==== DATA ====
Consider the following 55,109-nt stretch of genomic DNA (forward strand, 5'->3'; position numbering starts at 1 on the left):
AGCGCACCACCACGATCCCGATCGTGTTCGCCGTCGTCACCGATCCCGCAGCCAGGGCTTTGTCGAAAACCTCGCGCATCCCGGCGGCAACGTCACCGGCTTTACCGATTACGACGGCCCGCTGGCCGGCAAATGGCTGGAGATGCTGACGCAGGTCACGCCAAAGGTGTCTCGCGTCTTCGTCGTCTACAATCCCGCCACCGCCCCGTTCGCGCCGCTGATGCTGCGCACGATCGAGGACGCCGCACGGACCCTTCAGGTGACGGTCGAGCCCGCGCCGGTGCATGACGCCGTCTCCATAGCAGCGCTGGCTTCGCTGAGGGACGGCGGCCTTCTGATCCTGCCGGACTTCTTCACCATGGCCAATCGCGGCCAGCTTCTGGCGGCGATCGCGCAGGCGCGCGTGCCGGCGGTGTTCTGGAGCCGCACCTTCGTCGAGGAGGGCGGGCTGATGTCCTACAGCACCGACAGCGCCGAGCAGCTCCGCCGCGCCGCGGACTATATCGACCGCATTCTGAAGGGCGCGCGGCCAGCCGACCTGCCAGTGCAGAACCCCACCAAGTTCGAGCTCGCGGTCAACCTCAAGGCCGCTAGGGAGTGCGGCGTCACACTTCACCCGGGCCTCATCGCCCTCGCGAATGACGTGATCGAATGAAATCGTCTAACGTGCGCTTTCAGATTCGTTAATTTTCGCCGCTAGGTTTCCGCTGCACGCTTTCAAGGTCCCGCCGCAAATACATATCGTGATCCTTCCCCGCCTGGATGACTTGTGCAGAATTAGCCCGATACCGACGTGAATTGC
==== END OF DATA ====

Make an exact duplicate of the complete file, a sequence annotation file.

Consider the following 55,109-nt stretch of genomic DNA (forward strand, 5'->3'; position numbering starts at 1 on the left):
AGCGCACCACCACGATCCCGATCGTGTTCGCCGTCGTCACCGATCCCGCAGCCAGGGCTTTGTCGAAAACCTCGCGCATCCCGGCGGCAACGTCACCGGCTTTACCGATTACGACGGCCCGCTGGCCGGCAAATGGCTGGAGATGCTGACGCAGGTCACGCCAAAGGTGTCTCGCGTCTTCGTCGTCTACAATCCCGCCACCGCCCCGTTCGCGCCGCTGATGCTGCGCACGATCGAGGACGCCGCACGGACCCTTCAGGTGACGGTCGAGCCCGCGCCGGTGCATGACGCCGTCTCCATAGCAGCGCTGGCTTCGCTGAGGGACGGCGGCCTTCTGATCCTGCCGGACTTCTTCACCATGGCCAATCGCGGCCAGCTTCTGGCGGCGATCGCGCAGGCGCGCGTGCCGGCGGTGTTCTGGAGCCGCACCTTCGTCGAGGAGGGCGGGCTGATGTCCTACAGCACCGACAGCGCCGAGCAGCTCCGCCGCGCCGCGGACTATATCGACCGCATTCTGAAGGGCGCGCGGCCAGCCGACCTGCCAGTGCAGAACCCCACCAAGTTCGAGCTCGCGGTCAACCTCAAGGCCGCTAGGGAGTGCGGCGTCACACTTCACCCGGGCCTCATCGCCCTCGCGAATGACGTGATCGAATGAAATCGTCTAACGTGCGCTTTCAGATTCGTTAATTTTCGCCGCTAGGTTTCCGCTGCACGCTTTCAAGGTCCCGCCGCAAATACATATCGTGATCCTTCCCCGCCTGGATGACTTGTGCAGAATTAGCCCGATACCGACGTGAATTGC